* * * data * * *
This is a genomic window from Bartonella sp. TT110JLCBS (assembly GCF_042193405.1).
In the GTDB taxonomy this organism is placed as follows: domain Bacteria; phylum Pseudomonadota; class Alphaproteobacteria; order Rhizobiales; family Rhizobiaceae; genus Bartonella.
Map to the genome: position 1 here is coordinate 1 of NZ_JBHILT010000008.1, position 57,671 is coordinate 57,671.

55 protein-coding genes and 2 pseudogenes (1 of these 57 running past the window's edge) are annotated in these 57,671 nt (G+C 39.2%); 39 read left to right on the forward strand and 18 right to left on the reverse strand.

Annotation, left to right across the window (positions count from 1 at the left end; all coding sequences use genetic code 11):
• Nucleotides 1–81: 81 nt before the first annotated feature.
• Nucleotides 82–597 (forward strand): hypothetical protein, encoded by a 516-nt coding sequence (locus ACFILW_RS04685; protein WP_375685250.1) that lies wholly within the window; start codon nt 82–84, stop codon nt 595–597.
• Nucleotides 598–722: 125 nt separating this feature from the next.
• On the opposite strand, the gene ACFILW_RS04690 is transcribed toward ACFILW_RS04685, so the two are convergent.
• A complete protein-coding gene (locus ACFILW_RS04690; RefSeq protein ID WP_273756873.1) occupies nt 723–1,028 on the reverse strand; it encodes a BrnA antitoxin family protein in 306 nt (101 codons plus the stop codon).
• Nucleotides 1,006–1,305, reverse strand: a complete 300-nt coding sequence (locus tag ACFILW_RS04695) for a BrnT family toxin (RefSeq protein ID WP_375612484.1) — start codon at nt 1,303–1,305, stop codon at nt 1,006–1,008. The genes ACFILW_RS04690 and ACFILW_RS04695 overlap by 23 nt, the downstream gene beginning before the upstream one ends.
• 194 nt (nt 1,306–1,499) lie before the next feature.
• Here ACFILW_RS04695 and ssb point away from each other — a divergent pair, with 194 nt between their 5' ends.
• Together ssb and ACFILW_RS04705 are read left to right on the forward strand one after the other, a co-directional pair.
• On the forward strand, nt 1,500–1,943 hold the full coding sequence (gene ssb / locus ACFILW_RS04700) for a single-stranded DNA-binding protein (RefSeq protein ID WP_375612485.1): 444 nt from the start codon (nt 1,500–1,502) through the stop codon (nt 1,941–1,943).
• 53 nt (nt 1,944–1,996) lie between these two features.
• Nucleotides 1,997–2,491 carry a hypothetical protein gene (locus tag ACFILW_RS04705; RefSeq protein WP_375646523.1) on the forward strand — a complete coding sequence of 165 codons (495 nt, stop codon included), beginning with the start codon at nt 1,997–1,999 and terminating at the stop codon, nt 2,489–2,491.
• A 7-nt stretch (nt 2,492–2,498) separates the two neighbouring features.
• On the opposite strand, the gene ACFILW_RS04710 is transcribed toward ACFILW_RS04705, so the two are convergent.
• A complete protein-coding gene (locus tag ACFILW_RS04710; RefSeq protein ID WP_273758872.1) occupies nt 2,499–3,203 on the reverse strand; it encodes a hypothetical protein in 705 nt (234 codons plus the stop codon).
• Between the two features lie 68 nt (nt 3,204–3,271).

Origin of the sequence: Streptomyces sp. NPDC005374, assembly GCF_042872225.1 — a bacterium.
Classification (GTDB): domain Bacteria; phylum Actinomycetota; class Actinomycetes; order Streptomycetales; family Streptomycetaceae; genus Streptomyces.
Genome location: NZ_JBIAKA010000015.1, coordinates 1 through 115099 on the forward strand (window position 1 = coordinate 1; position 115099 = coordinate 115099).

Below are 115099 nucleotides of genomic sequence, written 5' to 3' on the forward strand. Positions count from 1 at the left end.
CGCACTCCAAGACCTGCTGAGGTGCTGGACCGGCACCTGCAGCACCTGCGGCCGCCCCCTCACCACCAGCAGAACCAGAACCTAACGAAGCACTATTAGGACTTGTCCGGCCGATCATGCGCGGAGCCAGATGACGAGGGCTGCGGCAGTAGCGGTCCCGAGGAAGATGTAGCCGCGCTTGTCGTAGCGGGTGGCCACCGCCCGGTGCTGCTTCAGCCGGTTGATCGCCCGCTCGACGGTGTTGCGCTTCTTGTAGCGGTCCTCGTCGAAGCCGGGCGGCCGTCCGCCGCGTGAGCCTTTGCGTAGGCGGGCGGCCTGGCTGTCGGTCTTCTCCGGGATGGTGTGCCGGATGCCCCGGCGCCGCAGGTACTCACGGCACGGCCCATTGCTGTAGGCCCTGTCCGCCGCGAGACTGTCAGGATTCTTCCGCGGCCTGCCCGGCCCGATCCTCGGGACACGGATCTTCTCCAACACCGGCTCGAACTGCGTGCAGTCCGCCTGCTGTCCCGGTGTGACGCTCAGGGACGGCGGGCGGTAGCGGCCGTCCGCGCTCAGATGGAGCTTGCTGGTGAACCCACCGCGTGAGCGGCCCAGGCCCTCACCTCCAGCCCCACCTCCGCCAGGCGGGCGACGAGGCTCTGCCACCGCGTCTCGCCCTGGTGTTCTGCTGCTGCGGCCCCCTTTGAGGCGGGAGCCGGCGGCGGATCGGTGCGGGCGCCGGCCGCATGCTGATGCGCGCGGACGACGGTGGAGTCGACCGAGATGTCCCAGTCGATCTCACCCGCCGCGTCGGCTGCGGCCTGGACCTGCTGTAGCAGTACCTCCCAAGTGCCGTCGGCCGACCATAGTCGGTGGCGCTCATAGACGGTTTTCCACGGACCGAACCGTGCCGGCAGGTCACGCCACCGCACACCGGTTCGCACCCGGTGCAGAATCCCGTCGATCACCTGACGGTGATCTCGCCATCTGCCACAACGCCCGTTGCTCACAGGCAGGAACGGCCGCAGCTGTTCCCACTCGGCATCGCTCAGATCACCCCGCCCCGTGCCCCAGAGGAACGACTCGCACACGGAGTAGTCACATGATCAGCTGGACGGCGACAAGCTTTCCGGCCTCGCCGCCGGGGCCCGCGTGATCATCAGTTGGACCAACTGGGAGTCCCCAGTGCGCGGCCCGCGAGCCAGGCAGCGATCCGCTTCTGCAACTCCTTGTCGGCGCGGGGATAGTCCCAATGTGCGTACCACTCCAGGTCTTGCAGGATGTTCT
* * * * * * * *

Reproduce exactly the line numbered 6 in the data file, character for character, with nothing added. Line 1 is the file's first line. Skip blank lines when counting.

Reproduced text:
• Nucleotides 1–81: 81 nt before the first annotated feature.